Global cases near 5 million
After the biggest single-day increase in cases worldwide so far in the pandemic, the number of confirmed infections is close to 5 million, according to Johns Hopkins University data. The true number is likely to be significantly higher, due to differing testing rates, delays and underreporting. This is true for deaths, too. At least 328,120 people have lost their lives in the pandemic so far.
‘Don’t count on’ vaccine’
A top US scientist has said governments should not count on a Covid-19 vaccine being developed any time soon, urging people to wear masks, wash hands, clean surfaces and keep a distance. William Haseltine, the groundbreaking cancer, HIV/AIDS and human genome projects researcher, said: “It’s not a slam-dunk case by any means ... because every time people have tried to make a vaccine – for Sars or Mers – it hasn’t actually protected.”
Migrant boat crossings to UK surge during virus lockdown
The number of unaccompanied young migrants crossing the Channel from France to Britain has spiked during the coronavirus outbreak, as travel restrictions force them onto boats rather than trucks. Kent County Council in southeast England, which includes the major port of Dover, was dealing with “230 to 250” young migrants a year ago, its chief executive, Roger Gough, said.
Mexico suffers record one-day death toll
Mexico’s health ministry on Wednesday registered 2,248 new coronavirus infections and an additional 424 fatalities, a record one-day death toll since the start of the pandemic. The new infections brought confirmed coronavirus cases to 56,594 and 6,090 deaths in total, according to the official tally. Mexico registered its biggest daily increase yet in infections on Tuesday, when it reported 2,713 new cases. Mexico’s highest daily death toll was on 12 May, when health authorities reported 353 fatalities.
World sees largest daily rise in cases
The World Health Organization gave a stark warning on Wednesday that the coronavirus pandemic is far from over, after 106,000 new cases were recorded worldwide over the past 24 hours – the most in a single day so far. Speaking in Geneva, the WHO’s director general, Tedros Adhanom Ghebreyesus, said the virus was spreading in poorer countries, just as wealthier nations were emerging from lockdown.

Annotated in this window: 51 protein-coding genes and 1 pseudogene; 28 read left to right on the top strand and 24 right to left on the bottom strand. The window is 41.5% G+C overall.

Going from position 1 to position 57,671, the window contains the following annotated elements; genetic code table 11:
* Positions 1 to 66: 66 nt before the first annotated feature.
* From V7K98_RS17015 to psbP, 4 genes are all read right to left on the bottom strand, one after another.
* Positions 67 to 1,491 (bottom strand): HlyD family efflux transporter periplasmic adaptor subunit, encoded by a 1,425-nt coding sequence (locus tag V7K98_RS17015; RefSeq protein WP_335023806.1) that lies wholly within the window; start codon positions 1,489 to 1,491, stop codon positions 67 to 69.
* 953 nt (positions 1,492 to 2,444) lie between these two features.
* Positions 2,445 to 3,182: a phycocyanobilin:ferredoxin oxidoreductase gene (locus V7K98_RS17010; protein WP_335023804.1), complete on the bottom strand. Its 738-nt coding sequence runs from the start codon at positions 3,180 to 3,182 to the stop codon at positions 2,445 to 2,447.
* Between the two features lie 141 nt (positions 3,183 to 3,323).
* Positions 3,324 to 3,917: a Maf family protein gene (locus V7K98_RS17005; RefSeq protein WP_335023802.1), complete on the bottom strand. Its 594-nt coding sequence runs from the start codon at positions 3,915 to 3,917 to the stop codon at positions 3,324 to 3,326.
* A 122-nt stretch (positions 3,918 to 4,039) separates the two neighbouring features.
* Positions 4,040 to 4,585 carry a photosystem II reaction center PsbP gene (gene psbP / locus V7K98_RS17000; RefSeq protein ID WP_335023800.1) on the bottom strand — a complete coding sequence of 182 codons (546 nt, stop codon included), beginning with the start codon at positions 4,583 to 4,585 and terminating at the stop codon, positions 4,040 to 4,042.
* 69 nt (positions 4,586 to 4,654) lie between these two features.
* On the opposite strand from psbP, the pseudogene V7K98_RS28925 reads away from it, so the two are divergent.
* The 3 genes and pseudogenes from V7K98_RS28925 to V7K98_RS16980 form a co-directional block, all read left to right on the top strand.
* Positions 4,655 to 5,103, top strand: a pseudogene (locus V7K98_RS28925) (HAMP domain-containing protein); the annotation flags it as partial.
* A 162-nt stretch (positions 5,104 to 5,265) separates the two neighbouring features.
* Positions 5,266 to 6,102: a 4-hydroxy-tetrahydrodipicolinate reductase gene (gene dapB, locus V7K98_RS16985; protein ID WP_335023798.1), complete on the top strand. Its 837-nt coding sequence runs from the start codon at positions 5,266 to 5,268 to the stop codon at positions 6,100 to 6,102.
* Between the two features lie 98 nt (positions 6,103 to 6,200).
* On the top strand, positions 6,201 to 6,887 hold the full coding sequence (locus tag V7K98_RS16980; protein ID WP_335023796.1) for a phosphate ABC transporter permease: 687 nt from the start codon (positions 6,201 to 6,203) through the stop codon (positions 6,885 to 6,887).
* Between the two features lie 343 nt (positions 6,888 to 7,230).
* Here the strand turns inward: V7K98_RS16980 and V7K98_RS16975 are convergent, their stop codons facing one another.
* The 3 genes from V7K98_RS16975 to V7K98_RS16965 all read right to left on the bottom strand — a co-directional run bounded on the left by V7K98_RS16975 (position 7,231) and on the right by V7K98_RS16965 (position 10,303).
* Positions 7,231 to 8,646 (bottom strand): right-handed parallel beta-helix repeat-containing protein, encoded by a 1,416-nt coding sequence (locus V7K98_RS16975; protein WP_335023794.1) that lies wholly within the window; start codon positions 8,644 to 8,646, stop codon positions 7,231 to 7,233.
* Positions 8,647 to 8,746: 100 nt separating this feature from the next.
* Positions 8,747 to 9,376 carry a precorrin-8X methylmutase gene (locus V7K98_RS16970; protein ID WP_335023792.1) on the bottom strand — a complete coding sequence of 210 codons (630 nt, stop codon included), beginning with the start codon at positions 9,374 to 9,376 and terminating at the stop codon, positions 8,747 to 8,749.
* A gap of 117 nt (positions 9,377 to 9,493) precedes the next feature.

The prospect of a second wave of coronavirus infection across Europe is no longer a distant theory, according to the director of the EU agency responsible for advising governments – including the UK – on disease control. “The question is when and how big. That is the question in my view,” said Dr Andrea Ammon, director of the European Centre for Disease Prevention and Control.
Japan to lift state of emergency in Osaka and two other prefectures
Japan’s economy minister says experts have approved a government plan to remove a coronavirus state of emergency in Osaka and two neighbouring prefectures in the west where the infection is deemed slowing, while keeping the measure in place in the Tokyo region and Hokkaido. Economy Minister Yasutoshi Nishimura told reporters that experts at the meeting approved the plan to lift the measure in Osaka, Kyoto and Hyogo. The measure will be kept in place in Tokyo and three neighboring prefectures, as well as Hokkaido, where the infections have slowed but need further improvement.
Trump considers an in-person G7 meeting despite coronavirus pandemic
Donald Trump has said he may seek to revive a face-to-face meeting of Group of Seven leaders near Washington, after earlier canceling the gathering due to the coronavirus pandemic. “I am considering rescheduling the G-7, on the same or similar date, in Washington, DC, at the legendary Camp David,” the US president tweeted on Wednesday. “The other members are also beginning their COMEBACK. It would be a great sign to all – normalization!”
More than 100 virus infections in French slaughterhouse
More than 100 people have tested positive for the novel coronavirus at a slaughterhouse in western France, the regional health authorities said Wednesday. The cases follow coronavirus outbreaks at meat plants not only in France but also in Germany, Spain, Australia, the United States and Brazil - where people tend to work in close proximity. A total of 109 personnel have tested positive at the slaughterhouse in Cotes d’Armor following a second wave of testing, the ARS regional health authority said in a statement. Some 818 people have been tested at the plant, it added.
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